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The Productivity Commission’s report on automotive manufacturing, released yesterday, has been somewhat overtaken by events since it was first commissioned, with the local car industry now scheduled to close in 2017. Unsurprisingly, the PC is rather sanguine about the closure and notes that the likely job losses are a small fraction of the total number of Australians who lose their jobs (and gain others every year).
But there are a number of consequences of the looming cessation of the automotive industry with which the PC grapples. The commission recommends the gradual phasing-out of both the current $12,000 tariff on, and regulations restricting the import of, second-hand vehicles, over five years and subject to appropriate regulations relating to safety and environmental performance, as New Zealand allows. A transitional phase-out is recommended by the PC in recognition that existing businesses, such as car dealers and the salary packaging industry, have made investments based on the current restrictions.
In Crikey’s view this is insufficient justification: the potential consumer benefits of second-hand imported vehicles are significant and will help drive down the prices of all vehicles in the Australian vehicle market. In a country where the Treasurer claims that “poor people don’t drive cars”, consumers should not continue to be punished to help industries like the salary packaging sector.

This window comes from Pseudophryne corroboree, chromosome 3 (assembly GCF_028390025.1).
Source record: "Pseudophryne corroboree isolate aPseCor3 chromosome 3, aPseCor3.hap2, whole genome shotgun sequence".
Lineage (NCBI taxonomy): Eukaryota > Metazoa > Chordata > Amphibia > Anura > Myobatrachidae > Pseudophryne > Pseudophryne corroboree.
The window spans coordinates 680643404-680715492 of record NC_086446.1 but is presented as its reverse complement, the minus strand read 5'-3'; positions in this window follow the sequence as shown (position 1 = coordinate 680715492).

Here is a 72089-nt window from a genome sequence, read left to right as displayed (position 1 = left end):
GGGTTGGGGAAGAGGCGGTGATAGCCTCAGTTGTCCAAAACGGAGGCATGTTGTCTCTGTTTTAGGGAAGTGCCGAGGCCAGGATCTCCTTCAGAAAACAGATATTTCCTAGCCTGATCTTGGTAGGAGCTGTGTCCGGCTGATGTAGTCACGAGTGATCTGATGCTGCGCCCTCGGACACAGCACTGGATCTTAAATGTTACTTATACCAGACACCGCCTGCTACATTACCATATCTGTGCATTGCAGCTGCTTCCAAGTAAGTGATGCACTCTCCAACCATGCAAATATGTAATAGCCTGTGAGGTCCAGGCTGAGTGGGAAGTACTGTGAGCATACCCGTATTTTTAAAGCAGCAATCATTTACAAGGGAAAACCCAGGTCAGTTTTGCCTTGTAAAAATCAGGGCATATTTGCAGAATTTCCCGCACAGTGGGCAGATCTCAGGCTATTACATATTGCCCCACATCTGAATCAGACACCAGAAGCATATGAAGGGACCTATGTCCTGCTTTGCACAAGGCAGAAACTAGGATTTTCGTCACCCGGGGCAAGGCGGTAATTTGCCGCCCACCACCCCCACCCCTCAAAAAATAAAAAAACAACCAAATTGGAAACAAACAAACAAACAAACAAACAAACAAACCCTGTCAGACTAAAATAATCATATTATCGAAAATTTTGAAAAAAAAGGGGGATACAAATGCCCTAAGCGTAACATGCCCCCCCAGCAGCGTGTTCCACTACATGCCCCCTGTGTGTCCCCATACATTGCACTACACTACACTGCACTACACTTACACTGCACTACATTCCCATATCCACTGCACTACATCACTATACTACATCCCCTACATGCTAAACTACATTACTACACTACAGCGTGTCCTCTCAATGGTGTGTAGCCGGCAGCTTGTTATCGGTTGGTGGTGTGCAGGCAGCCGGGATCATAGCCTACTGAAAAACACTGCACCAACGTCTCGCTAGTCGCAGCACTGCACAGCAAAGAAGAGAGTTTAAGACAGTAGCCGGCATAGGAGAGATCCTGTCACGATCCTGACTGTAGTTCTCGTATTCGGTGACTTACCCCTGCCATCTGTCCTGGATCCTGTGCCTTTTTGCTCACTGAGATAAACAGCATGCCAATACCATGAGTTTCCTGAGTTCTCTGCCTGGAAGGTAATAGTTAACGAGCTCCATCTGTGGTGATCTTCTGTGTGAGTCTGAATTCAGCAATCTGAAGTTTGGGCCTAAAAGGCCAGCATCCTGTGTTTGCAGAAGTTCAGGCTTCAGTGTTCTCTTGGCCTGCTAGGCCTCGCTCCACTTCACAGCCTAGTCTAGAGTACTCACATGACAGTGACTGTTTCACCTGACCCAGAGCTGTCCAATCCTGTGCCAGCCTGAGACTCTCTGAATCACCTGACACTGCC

The PC also baulks at the immediate removal of the current 5% tax on all imported vehicles apart from those from countries with which we have a free trade agreement, suggesting there is an in-principle argument for removing the tariff once the local industry has closed. It notes that the current tariff is strong source of revenue for the federal government, yielding nearly a billion dollars a year.
Again, the PC has been too timid. Australians consumers’ interests should be first and foremost, not those of industry or the Treasury. All passenger vehicle tariffs should be removed immediately. If the government wishes to preserve its revenue base, it can tax all motor vehicle sales directly and explicitly.
But the days of protecting this long-cossetted industry should be brought to an end — and now, not in five years’ time.
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